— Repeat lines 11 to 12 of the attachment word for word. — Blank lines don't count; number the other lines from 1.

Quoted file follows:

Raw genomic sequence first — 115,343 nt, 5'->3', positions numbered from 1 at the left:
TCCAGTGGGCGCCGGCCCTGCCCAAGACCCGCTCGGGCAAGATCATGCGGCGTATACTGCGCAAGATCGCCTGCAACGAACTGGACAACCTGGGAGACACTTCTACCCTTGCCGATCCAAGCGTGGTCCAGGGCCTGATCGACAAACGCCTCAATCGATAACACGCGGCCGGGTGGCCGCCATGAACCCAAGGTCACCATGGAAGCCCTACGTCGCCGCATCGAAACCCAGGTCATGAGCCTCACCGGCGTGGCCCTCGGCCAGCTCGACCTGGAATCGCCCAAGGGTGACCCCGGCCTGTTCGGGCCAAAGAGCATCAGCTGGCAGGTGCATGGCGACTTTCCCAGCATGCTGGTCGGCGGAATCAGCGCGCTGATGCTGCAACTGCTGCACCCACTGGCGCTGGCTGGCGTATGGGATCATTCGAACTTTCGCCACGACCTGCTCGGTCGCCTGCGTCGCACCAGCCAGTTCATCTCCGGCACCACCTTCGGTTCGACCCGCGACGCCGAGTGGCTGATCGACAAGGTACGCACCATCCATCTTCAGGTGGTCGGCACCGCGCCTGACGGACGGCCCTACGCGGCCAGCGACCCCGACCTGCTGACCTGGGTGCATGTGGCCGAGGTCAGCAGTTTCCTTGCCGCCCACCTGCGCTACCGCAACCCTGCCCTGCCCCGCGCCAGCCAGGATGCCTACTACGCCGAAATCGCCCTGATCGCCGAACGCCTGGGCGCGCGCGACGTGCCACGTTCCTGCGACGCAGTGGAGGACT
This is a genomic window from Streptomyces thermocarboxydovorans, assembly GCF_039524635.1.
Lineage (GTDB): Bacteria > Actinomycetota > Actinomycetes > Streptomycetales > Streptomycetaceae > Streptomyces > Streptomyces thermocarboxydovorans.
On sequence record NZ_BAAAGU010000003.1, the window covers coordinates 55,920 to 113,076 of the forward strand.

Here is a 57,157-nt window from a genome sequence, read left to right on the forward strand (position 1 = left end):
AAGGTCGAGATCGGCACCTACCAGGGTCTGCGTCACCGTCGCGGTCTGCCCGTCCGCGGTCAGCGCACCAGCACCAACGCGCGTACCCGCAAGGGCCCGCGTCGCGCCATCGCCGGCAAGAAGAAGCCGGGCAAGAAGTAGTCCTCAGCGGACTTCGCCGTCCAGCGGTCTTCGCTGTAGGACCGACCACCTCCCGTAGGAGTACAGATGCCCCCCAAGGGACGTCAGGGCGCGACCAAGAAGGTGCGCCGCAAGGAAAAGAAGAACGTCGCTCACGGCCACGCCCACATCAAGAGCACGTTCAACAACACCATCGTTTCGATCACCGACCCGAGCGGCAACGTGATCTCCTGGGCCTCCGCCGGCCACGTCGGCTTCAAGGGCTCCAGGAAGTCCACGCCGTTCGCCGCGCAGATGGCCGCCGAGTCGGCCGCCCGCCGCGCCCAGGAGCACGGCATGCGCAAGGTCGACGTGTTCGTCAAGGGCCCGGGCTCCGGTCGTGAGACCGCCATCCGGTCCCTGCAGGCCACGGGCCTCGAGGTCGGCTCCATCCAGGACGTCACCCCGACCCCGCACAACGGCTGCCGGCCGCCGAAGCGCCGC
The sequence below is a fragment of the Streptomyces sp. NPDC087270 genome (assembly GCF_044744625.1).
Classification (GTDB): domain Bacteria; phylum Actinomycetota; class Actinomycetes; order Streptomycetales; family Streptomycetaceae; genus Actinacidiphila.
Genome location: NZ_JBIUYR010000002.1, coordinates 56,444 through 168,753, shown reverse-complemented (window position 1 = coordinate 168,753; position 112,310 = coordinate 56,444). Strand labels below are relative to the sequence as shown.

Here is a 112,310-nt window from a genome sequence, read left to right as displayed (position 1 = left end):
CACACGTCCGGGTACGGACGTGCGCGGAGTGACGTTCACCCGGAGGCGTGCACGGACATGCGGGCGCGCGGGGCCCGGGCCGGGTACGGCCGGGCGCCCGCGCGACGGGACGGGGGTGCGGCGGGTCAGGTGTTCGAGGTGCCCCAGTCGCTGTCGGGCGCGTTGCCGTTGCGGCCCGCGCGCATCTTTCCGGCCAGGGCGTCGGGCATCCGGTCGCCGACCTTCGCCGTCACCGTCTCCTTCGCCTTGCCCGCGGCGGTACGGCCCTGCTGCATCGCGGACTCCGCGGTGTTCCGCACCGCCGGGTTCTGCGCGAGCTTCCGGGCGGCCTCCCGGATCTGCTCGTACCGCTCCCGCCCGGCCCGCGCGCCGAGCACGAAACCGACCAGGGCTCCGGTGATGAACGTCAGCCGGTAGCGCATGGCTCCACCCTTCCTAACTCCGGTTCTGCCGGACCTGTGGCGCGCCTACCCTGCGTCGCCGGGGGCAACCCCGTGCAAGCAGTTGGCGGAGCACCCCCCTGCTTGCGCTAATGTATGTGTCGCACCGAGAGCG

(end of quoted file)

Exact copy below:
Here is a 112,310-nt window from a genome sequence, read left to right as displayed (position 1 = left end):
CACACGTCCGGGTACGGACGTGCGCGGAGTGACGTTCACCCGGAGGCGTGCACGGACATGCGGGCGCGCGGGGCCCGGGCCGGGTACGGCCGGGCGCCCGCGCGACGGGACGGGGGTGCGGCGGGTCAGGTGTTCGAGGTGCCCCAGTCGCTGTCGGGCGCGTTGCCGTTGCGGCCCGCGCGCATCTTTCCGGCCAGGGCGTCGGGCATCCGGTCGCCGACCTTCGCCGTCACCGTCTCCTTCGCCTTGCCCGCGGCGGTACGGCCCTGCTGCATCGCGGACTCCGCGGTGTTCCGCACCGCCGGGTTCTGCGCGAGCTTCCGGGCGGCCTCCCGGATCTGCTCGTACCGCTCCCGCCCGGCCCGCGCGCCGAGCACGAAACCGACCAGGGCTCCGGTGATGAACGTCAGCCGGTAGCGCATGGCTCCACCCTTCCTAACTCCGGTTCTGCCGGACCTGTGGCGCGCCTACCCTGCGTCGCCGGGGGCAACCCCGTGCAAGCAGTTGGCGGAGCACCCCCCTGCTTGCGCTAATGTATGTGTCGCACCGAGAGCG